Saturday, February 28, 2015

Just When We Thought We Had Dodged Winter...

...9 inches of snow fell by this morning here in the Foothills.  Used to seeing this up on the mountain where we used to live, but this is the most I've seen in Albuquerque.


My daughter left Albuquerque about 8PM last night for Pagosa Springs, Colorado.  Normally a 4 hour car ride, she just called me to say it took her 7 hours and was the scariest drive of her life.   She will hopefully relax today at Wolf Creek snowboarding or in the hot springs in Pagosa.  

Sunday, February 22, 2015

Mississippi Still Suffering Today for Past Sins

An antebellum mansion in Mississippi


I've been to Mississippi but one time in my life so I cannot tell you much first-hand about that state beyond the history we explored at a Civil War battlefield in Vicksburg, the gracious hospitality of the people we met, the beautifully preserved antebellum homes, and the delicious southern cooking we enjoyed. 




 Finishing up a great southern dinner with coffee and pie




The USS Cairo gunboat preserved at Vicksburg museum






























I do know that a horrific history of racial injustice still lives on in the lives of many of the people who live in Mississippi today.  


James Craig Anderson
One sordid story from 2011 is that of a group of 10 white young people who drove to "Jafrica" [the term they used for largely black Jackson, Mississippi] to "fuck with some niggers" that resulted in the murder of an African-American man named James Craig Anderson.    The case again re-ignited the old wound of "racial hatred" in Mississippi.  

Last week, three of the most culpable defendants received sentences from 7 1/2 to 50 years in federal prison.  Judge Carlton Reeves, a black Mississippi District Judge, delivered an amazing speech during his sentencing of those three men.  It is a moving condemnation of the senseless acts that he ties to the history of Mississippi racial injustice.  It's worth reading because Mississippi indeed still suffers today from its bloody and hateful past.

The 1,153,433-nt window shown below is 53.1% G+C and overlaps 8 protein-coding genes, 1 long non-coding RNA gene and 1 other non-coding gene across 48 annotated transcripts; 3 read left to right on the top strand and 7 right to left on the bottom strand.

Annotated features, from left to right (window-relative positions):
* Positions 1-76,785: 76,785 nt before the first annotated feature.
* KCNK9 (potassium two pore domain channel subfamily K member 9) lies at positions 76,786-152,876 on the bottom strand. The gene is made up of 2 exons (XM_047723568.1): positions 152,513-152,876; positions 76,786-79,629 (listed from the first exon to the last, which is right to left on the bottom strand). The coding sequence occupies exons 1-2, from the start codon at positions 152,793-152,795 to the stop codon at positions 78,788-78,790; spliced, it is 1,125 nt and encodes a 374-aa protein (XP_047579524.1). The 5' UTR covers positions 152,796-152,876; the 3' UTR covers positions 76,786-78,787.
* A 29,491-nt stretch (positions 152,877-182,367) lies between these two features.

When my husband and I visited Vicksburg, Mississippi in March of 2008, we had dinner at a local dining establishment where we joined a large table of local white citizens.  Upon finding we were from out-of-state, one older gentleman asked what we thought of Mississippi?  Did we believe all the terrible stories about the state's racial history?  Did we think they were racists?  I can't remember our response to this man's concerns but I do remember his story well.  He explained that Mississippi was "misunderstood" and that the black people were ignorant and did not value education. He especially mentioned that giving black people anything of value like "a better education was lost on them."   He said they were lazy and lacked moral values and that outsiders didn't understand that.  

It was clear to me from what he shared about his own life that this man was well-educated, wealthy and probably a "pillar" in his community.  At the time, I shuttered at what kind of society had such individuals making the laws and setting such examples for their children and other young people to follow.  Judge Reeves, a native Mississipian himself, spoke exactly on the fallout of such beliefs.

Saturday, February 21, 2015

Road Trip to California

Last October, we decided to do a little more "down-sizing" in our lives.  We had two cars for two retired people taking up two spaces in the garage and with two insurance bills. So we went to the Toyota dealer and traded both cars in for a fire-engine red 2014 4Runner. The subtraction of one car finally gave me a space to paint, too.

Ron's been itching to take the new car on a road trip.  In January, we took the grandchildren and Ron's daughter to Angel Fire Ski resort (near Taos, NM) complete with our new Thule ski rack to carry four sets of skis.  Ron had just had cataract surgery so he didn't drive too much on that trip.

Over the long Presidents' Day weekend last week, we decided to drive to San Diego, California to visit our friends, Laurie and Page.  We had gotten married in Laurie and Page's backyard 9 years ago.
   
Ron and Vicki wedding January 14, 2006 in Poway, CA
We set out Friday morning at 9:15 AM for Sedona, Arizona (about 6 1/2 hours by car).  Driving I-40 west just before Holbrook, we were alerted to a highway closure 85 miles ahead due to a fatal accident.  This was at a spot just east of Flagstaff where we were headed to take I-17 south.   Using our new GPS navigation system, we re-routed ourselves from Winslow SR 87 to  SR  260 towards Payson.  This was a scenic road through the Coconino National Forest and Mongollon Rim country.  I thought we'd end up in Camp Verde, but the navigation system took us the most direct route to a 14 mile mostly unpaved forest road (Stoneman Lake Rd., FR 213) to I-17 from Lake Mary's Road and Happy Jack, AZ.  This would not be the first time that a navigation system took a car to an unintended route!  But the road was fairly dry and we managed to get to Sedona by about 3:45PM.  The afternoon sun was warm and inviting.  So after we checked into the Villas at Poco Diablo, I opened a bottle of 7 Deadly Zins wine I had brought to celebrate Valentine's Day.  We sat down with a couple of wine glasses on a deck overlooking Oak Creek, basking in the late afternoon sun.